My Blue Note Obsession

MY BLUE NOTE OBSESSION

Cliff Jordan and John Gilmore: Blowing in From Chicago – 1957

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Imagine if Art Blakey and the Jazz Messengers, at the height of their popularity in 1957, invited a couple of sax guys you've never heard of to play with them. The result would be Blowing in From Chicago--a lively, wonderful record firmly in the Blue Note bop tradition. The rhythm section is extremely familiar: Art Blakey on drums, Horace Silver on piano and Curly Russell on bass. It's the same rhythm section that powered the Jazz ...

MY BLUE NOTE OBSESSION

A Deadly Sin: Gluttony

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Many years ago, I committed the deadly sin of musical gluttony. I'm Pavlov's dog for a good box set. I love Springsteen's Tracks. I can listen over and over to all 5 CDs in the Brubeck For All Time box set. (Which isn't really a box set. It's just five previously released CDs crammed into a box. I like it anyway.) I'm a sucker for box sets of label histories, like the 9-CD RCA Victor 80th Anniversary box ...

MY BLUE NOTE OBSESSION

Hank Mobley: Dippin' – Blue Note 4209

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1965 was an interesting year musically, and Hank Mobley's Dippin' tries--mostly successfully--to capture all of it. It's a hodgepodge of styles that were very popular that year, ranging from soul to pop, hard bop to bossa nova. It's a fun listen--but don't expect any kind of consistent feel. The record pairs two of the standard-bearers of 1960s Blue Note soul-jazz: Mobley on tenor sax and Lee Morgan on trumpet. While you can enjoy Dippin' without knowing ...

MY BLUE NOTE OBSESSION

Art Blakey: Orgy in Rhythm, Volumes 1 and 2 – Blue Note 1554 and 1555

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This may be the strangest album ever released on Blue Note Records, and I don't like it. I hate saying that. I love music, and I try to find something to like in everything. I try occasionally to go beyond the familiar. Opera baffles me, but I can't deny there are some beautiful melodies and powerful arias. Country music is cornball to my ears, but I do love me some Johnny Cash. And what is bluegrass ...

MY BLUE NOTE OBSESSION

Paul Chambers: Whims of Chambers – Blue Note 1534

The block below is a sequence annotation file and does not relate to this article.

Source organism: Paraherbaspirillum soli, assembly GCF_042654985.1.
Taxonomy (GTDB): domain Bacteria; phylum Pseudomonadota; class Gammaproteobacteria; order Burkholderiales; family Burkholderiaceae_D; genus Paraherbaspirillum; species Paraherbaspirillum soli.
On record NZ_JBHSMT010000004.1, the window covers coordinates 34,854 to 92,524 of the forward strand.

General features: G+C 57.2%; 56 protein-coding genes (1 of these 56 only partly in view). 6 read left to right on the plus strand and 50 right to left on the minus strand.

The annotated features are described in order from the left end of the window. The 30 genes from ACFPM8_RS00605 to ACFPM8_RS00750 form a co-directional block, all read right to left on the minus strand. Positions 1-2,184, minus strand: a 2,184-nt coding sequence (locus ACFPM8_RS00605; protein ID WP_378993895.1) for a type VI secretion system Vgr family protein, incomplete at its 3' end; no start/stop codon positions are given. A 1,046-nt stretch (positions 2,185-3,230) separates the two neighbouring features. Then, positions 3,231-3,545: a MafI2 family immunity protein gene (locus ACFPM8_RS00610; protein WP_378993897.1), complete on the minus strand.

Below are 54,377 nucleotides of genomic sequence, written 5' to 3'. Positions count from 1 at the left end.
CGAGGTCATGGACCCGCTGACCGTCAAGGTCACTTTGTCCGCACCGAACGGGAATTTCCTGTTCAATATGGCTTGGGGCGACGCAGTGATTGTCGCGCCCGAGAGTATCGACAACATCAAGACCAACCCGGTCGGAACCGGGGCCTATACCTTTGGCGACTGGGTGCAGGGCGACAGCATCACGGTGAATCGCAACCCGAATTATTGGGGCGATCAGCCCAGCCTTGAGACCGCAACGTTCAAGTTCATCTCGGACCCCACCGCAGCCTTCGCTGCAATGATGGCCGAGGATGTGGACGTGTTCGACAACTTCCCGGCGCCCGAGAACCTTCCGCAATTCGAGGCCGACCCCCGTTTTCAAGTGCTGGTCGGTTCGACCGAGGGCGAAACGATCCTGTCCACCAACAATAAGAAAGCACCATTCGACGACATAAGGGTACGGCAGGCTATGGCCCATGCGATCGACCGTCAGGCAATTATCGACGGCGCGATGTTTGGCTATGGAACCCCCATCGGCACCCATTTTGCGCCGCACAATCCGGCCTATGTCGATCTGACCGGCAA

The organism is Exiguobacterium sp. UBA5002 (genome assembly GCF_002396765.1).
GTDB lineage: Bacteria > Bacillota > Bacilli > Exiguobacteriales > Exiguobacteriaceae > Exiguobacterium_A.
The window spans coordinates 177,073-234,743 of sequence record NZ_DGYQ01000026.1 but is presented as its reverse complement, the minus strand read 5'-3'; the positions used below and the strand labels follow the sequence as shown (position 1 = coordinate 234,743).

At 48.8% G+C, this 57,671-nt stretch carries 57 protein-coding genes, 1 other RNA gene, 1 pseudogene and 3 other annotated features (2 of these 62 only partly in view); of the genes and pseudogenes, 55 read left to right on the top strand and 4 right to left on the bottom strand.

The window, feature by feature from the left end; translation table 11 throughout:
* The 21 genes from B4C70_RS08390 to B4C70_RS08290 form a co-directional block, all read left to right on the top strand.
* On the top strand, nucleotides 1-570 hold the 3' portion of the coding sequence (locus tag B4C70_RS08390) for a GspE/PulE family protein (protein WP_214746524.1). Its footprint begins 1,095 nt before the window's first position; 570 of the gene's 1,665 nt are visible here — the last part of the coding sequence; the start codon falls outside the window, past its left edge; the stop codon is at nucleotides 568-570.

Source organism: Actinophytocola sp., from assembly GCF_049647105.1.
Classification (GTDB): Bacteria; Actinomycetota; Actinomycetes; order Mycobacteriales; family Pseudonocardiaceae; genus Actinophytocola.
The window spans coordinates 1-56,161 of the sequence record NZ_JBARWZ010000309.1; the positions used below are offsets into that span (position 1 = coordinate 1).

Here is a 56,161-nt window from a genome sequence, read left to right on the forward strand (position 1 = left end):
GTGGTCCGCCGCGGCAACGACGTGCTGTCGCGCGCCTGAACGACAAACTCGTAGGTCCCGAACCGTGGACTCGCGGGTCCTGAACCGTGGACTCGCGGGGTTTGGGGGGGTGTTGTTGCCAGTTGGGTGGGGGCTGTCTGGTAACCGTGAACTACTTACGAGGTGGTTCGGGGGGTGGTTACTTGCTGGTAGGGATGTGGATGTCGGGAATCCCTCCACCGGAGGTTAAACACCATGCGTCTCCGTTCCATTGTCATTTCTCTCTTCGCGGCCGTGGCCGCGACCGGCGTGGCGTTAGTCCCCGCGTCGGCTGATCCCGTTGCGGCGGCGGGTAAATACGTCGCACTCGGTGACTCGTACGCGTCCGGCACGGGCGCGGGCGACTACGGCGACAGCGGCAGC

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At Blue Note Records in the 1950s, bassist Paul Chambers and drummer Philly Joe Jones were about as common as grits at a Southern diner. And about as noticeable, too--not flashy, just solid and reputable. Blue Note never had a “house band," but if it had, Chambers and Jones would have been the hard bop core. Art Blakey may have been the more famous and more aggressive Blue Note drummer, and Charles Mingus the more famous (non-Blue Note) ...

MY BLUE NOTE OBSESSION

Lou Donaldson: Alligator Bogaloo – Blue Note 4263

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Alligator Bogaloo is very much a product of its time--1967--and it is extremely groovy. Start with the cover. A woman with crazy eye makeup wears a nutty hijab-like getup and is waving her arms like an early-day Bangle walking like an Egyptian. Tres psychedelic. Well, no surprise there. It's April 1967. The Summer of Love is about to begin. In two months, Sly and the Family Stone will burst into the public's consciousness and create modern ...

MY BLUE NOTE OBSESSION

Lee Morgan – Volume 2: Sextet – Blue Note 1542

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No one ever bought a record for its weird song titles. (And if they did, Iron Butterfly's psychedelic rock classic In-A-Gadda-Da-Vida would be the best seller of all time.) But still, Lee Morgan Volume 2: Sextet deserves some kind of award in that category. First, there are two songs written by virtual unknown Owen Marshall. “Her Sister" makes you wonder two things: Whose sister? And what is she like? Sexy? Mysterious? Cool? Hard to tell from this tune, ...

MY BLUE NOTE OBSESSION

Jimmy Smith: Midnight Special – Blue Note 4078

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The history of jazz is filled with great pairs: Duke Ellington and Billy Strayhorn--Dizzy Gillespie and Charlie Parker--Dave Brubeck and Paul Desmond--Wayne Shorter and Joe Zawinul. Add one more pair to the list: Jimmy Smith and Stanley Turrentine. Smith was the ground-breaking organist, steeped in the blues, who introduced the Hammond B-3 as a legitimate hard bop alternative to the piano. Turrentine was the legendary tenor saxman, steeped in the blues, who became synonymous with 1960s ...



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